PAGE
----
AR142 – Superhouses residential issue
Guest editor Karen McCartney takes us through AR's residential issue, featuring superhouses by Fearon Hay Architects, Pattersons Associates, Breathe Architecture, Chenchow Little and Vokes and Peters.
Inside 88 – The IDEA Shortlist Reveal issue
The year is quickly drawing to a close, but not before we have the honour and privilege to present the shortlisted projects and objects for the 2015 Interior Design Excellence Awards (IDEA).
The following is taken from Karen McCartney’s editor’s letter in AR142 – Superhouses.
Life often takes you on pathways you least expect and the fact that I am writing an introduction to this edition of Architectural Review Asia Pacific is a perfect example.
I have lived, for 15 years, in a 1967 flat-roofed Sydney School house of timber and brick, designed by architect Bruce Rickard, who educated me in architecture by default. A reluctant public speaker, he encouraged his clients to speak on his behalf and this taught me both to think about, and articulate, what I valued about living in one of his houses.
While a magazine editor I turned my hand to book publishing, starting with my own house and researching nationally I produced two books – 50/60/70 Iconic Australian Houses and its counterpart 70/80/90 Iconic Australian Houses.
I met, interviewed and wrote about architects and visited some of the most interesting homes in the country. I found I loved listening to architects’ philosophies, their solutions to challenges, their cunning ways with materials, light, site and landscape. The exhibition, which resulted from the book, ran for three months in 2014 at the Museum of Sydney and is now travelling the country.
This leads me to Superhouse: Architecture and Interiors Beyond the Everyday* – a book title that demands definition, so I developed broad parameters that encompass its sheer potential and breadth of application.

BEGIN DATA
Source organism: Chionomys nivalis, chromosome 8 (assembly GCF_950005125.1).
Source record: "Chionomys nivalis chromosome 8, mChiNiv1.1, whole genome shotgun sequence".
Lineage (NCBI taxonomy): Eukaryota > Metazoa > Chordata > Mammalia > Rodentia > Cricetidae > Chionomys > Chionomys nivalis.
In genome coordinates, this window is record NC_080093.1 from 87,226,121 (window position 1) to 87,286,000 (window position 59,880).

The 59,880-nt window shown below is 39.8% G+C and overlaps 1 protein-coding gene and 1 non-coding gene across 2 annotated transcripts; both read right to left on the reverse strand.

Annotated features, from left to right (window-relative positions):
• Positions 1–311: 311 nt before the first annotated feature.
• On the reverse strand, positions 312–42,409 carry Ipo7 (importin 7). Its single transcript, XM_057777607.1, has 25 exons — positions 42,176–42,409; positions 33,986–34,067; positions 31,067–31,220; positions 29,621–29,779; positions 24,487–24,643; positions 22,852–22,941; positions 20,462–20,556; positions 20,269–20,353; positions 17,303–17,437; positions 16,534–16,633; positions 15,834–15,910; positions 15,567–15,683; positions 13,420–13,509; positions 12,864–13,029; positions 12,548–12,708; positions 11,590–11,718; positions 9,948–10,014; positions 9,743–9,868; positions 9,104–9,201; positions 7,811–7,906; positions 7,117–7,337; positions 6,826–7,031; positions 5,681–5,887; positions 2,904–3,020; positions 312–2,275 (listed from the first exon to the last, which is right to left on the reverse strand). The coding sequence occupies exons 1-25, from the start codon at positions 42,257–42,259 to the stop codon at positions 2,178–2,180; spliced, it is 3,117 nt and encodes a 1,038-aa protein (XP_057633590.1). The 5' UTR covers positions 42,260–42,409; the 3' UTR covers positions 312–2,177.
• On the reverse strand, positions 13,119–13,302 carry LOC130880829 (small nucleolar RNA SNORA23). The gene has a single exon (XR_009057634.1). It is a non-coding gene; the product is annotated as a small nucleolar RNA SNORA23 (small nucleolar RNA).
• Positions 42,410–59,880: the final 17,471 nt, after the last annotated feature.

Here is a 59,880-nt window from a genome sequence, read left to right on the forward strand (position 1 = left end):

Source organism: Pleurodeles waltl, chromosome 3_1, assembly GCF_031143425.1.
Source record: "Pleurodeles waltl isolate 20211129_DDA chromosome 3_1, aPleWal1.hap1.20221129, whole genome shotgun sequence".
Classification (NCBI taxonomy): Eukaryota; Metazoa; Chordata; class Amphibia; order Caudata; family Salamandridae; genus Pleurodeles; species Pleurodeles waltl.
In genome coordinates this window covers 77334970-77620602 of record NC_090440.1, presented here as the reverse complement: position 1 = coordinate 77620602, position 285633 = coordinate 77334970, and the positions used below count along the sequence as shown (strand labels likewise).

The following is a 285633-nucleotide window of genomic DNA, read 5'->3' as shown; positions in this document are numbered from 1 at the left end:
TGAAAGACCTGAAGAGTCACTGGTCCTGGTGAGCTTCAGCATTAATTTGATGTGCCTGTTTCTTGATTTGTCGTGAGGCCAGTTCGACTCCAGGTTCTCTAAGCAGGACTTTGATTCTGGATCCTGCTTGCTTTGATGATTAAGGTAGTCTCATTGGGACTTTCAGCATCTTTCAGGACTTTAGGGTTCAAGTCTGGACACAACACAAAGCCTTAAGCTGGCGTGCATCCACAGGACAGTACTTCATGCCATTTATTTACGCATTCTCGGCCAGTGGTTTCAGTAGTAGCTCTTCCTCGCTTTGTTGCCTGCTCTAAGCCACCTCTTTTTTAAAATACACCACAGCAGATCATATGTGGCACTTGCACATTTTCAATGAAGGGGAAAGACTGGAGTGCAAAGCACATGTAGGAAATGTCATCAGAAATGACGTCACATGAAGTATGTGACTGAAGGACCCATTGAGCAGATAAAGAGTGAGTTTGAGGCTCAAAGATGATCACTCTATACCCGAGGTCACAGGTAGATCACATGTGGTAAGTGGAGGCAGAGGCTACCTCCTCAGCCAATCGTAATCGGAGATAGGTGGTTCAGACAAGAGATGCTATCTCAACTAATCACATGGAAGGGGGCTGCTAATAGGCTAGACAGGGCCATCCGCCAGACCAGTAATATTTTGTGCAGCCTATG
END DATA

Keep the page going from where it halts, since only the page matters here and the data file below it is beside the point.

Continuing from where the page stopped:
“A super house is one that delivers a 360-degree completeness of form, its exterior and interior have a seamless execution and, above all else, it is awe-inspiring. This quality can be elicited from the perfection of its natural setting, a remarkable use of materials, an exceptional level of craft, groundbreaking innovation or a use of space that lifts the spirit.”
Hence, with this definition, I could enjoy the sheer scope of ‘super’. For example, a Meisian pavilion in Ireland by Scott Tallon Walker is super because, not only does it cantilever dramatically over a river, but also, in a land dominated by low-lying white thick-walled cottages, it is a cultural anomaly. Likewise, Wood Marsh’s Flinders House, an undulating form in the landscape that the architects describe as something ‘unearthed’ from the landscape, as opposed to an addition to it. And so it goes, each project with its own distinctive form of what it means to be ‘super’.
In this residential issue of AR these elastic notions of ‘super’ play out in very different forms and are showcased in a range of exceptional houses and apartments from across Australia and New Zealand.
The line-up features a small space with a powerful presence designed by Pattersons Associates, set on a volcanic peninsula south-east of Christchurch, New Zealand. It immerses its occupants in the beauty of its surrounds, its view and its deep sense of calm and retreat. Also in New Zealand, in the popular beachside suburb of Omaha, Fearon Hay Architects has taken an ingenious approach to the balance of privacy and openness, alongside the alignment of interior and exterior execution. Through a ‘lightbox’ structure of semi-transparent glass and steel the structure turns its back on the holiday enclave, focusing its attention towards the sand dunes and ocean beyond.